Catalytic Pyrolysis for Environmental Applications

A special issue of Catalysts (ISSN 2073-4344). This special issue belongs to the section "Environmental Catalysis".

Deadline for manuscript submissions: closed (28 February 2022) | Viewed by 2753

Special Issue Editors

Department of Environmental Engineering, Daegu University, Gyeongsan 38453, Republic of Korea
Interests: green chemistry; biomass conversion; waste treatment; plastics treatment; catalytic upgrading; analytical pyrolysis; micro plastics analysis; material characterization
Special Issues, Collections and Topics in MDPI journals
School of Chemical and Biomolecular Engineering, Pusan National University, Busan 46241, Korea
Interests: heterogeneous catalysis for biomass conversion, catalysis pyrolysis, hydrodeoxygenation, supercritical liquefaction
Special Issues, Collections and Topics in MDPI journals
Department of Environmental Engineering, Ajou University, Suwon, Korea
Interests: biorefinery; catalyst; waste-to-energy; green chemistry

Special Issue Information

Dear Colleagues,

Rapid industrialization and continual population growth cause many local and global issues related to energy shortage and environmental pollution. Great technological efforts have been made to address them in terms of a sustainable development. Among them, the pyrolysis process has been intensively studied since it can produce renewable and carbon-neutral fuels and feedstock alternative to the carbon footprint.

In pyrolysis, waste biomass and waste polymers (waste plastics, rubbers, etc.) should be the proper feedstock to produce carbon fuels and feedstock. However, the pyrolysis of wastes still suffers from energy inefficiency, low quality, and poor selectivity for the production of target chemicals. A catalytic pyrolysis is expected to address these problems. The use of natural and waste minerals (e.g., dolomite, red mud, spent FCC catalyst) can also improve the efficiency of the pyrolytic process while reducing the operation cost. More technoeconomic analysis also needs to be carried out.

The aim of this Special issue is to cover recent technical advances in catalytic pyrolysis for environmental applications. Various research subjects related to the catalytic pyrolysis of wastes and development of cost-effective catalysts will be considered in this Special Issue.

It is our pleasure to invite you to submit manuscripts to this Special Issue. Reviews, short communications, and full research papers related to the catalytic pyrolysis of wastes or the catalytic upgrading of pyrolysis oils are especially welcome.

Prof. Young-Min Kim
Prof. Jungho Jae
Prof. Jechan Lee
Guest Editors

Manuscript Submission Information

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Submitted manuscripts should not have been published previously, nor be under consideration for publication elsewhere (except conference proceedings papers). All manuscripts are thoroughly refereed through a single-blind peer-review process. A guide for authors and other relevant information for submission of manuscripts is available on the Instructions for Authors page. Catalysts is an international peer-reviewed open access monthly journal published by MDPI.

Please visit the Instructions for Authors page before submitting a manuscript. The Article Processing Charge (APC) for publication in this open access journal is 2700 CHF (Swiss Francs). Submitted papers should be well formatted and use good English. Authors may use MDPI's English editing service prior to publication or during author revisions.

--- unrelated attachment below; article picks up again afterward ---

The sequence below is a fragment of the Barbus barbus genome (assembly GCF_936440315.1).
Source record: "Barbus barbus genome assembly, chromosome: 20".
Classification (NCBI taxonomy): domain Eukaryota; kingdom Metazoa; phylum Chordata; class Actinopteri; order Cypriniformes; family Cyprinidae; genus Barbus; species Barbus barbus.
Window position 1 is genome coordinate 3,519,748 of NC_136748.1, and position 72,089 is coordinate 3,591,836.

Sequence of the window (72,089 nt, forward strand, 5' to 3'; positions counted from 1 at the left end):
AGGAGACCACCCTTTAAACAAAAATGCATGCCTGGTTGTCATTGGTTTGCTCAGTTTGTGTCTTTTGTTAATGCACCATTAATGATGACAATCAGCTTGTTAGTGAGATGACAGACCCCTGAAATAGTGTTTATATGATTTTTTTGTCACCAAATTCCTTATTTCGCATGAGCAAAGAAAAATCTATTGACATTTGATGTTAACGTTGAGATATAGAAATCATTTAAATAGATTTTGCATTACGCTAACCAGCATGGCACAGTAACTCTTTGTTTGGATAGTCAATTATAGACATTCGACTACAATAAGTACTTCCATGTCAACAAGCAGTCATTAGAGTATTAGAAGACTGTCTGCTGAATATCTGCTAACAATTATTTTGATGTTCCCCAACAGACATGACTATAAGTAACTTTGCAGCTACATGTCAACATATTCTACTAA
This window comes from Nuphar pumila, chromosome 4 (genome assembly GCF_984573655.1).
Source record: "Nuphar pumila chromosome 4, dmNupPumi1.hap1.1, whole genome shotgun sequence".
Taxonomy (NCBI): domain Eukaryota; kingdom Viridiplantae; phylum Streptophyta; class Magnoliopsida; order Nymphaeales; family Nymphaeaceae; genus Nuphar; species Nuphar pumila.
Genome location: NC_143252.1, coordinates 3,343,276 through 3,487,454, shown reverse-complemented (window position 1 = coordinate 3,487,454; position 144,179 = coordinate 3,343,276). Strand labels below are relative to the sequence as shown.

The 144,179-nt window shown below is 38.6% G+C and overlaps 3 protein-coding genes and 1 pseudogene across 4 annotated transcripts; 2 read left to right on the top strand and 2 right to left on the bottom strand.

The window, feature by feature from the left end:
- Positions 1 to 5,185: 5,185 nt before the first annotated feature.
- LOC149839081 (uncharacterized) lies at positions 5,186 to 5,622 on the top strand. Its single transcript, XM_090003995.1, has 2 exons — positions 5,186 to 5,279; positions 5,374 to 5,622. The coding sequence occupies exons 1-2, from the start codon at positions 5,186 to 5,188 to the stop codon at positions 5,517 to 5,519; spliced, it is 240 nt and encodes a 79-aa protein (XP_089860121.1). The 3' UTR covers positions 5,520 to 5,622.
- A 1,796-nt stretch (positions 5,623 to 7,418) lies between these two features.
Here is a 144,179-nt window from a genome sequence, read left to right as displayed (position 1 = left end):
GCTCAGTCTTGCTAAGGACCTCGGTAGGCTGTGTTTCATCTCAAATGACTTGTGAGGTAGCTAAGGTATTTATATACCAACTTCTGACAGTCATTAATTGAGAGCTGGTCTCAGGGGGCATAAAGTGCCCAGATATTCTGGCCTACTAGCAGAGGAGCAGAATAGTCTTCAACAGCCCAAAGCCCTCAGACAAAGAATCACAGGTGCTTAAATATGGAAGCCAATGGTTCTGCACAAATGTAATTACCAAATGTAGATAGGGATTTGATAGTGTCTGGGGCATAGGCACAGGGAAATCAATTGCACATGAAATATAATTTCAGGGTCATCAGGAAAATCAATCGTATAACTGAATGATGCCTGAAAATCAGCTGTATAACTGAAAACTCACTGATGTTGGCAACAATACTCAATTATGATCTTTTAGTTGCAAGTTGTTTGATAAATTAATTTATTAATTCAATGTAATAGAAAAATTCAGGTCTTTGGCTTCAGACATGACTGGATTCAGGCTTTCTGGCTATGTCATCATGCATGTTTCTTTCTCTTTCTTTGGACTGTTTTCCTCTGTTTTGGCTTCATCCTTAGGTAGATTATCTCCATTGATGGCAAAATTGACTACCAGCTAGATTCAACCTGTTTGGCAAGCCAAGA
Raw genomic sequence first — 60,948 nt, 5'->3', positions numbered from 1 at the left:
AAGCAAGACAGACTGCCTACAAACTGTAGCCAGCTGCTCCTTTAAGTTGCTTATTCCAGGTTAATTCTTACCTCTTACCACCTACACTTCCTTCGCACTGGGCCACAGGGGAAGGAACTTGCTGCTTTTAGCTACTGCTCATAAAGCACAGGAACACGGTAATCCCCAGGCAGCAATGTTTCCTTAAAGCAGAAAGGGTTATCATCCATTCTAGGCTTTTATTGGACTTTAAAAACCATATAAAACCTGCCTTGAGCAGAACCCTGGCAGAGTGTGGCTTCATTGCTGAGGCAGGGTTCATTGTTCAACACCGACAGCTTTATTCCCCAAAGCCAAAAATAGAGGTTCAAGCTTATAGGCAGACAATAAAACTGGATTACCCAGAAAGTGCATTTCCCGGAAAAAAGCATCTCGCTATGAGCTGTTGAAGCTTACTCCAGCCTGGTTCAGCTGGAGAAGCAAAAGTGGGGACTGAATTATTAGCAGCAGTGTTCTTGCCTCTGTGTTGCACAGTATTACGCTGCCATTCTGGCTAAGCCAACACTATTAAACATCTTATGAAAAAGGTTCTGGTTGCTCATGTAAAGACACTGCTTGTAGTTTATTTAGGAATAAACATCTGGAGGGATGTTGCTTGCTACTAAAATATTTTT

• Catalytic pyrolysis
  • Catalytic upgrading
  • Catalytic co-pyrolysis
  • environmental application
  • waste plastics
  • waste biomass

Published Papers (1 paper)

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13 pages, 2249 KiB  
Diels–Alder Cycloaddition of Biomass-Derived 2,5-Dimethylfuran and Ethylene over Sulfated and Phosphated Metal Oxides for Renewable p-Xylene
Catalysts 2021, 11(9), 1074; - 07 Sep 2021
Cited by 6 | Viewed by 2159
In this work, sulfated and phosphated metal oxides were studied as catalysts for the Diels–Alder cycloaddition of biomass-derived 2,5-dimethylfuran (DMF) and ethylene to understand the effect of acid strength on the reaction. Four catalysts with varied acidity, namely sulfated SiO2, sulfated [...] Read more.
In this work, sulfated and phosphated metal oxides were studied as catalysts for the Diels–Alder cycloaddition of biomass-derived 2,5-dimethylfuran (DMF) and ethylene to understand the effect of acid strength on the reaction. Four catalysts with varied acidity, namely sulfated SiO2, sulfated TiO2, phosphated SiO2, and phosphated TiO2, were prepared via wet impregnation using sulfuric acid and phosphoric acid as precursors, and their structural and acid properties were examined using X-ray diffraction, Brunauer–Emmett–Teller analysis, Fourier transform infrared spectroscopy, solid state 31P magic angle spinning nuclear magnetic resonance spectroscopy, and temperature programmed desorption of ammonia. The results revealed that the acidity of the catalysts was largely influenced by the type of the acid functional group and the support as well as the calcination temperature. The conversion of DMF and the selectivity toward p-Xylene (PX) were generally correlated with the total acid site density and the acid–metal oxide interaction strength, which in turn affected the acid strength. Overall, phosphated SiO2 and TiO2 calcined at 773 K were identified as the most active and selective catalysts, exhibiting a high PX selectivity of over 70% and DMF conversion of 80% at 523 K after 6 h. The origin of the stability of the highly active phosphated catalysts was also investigated in detail. Full article
(This article belongs to the Special Issue Catalytic Pyrolysis for Environmental Applications)
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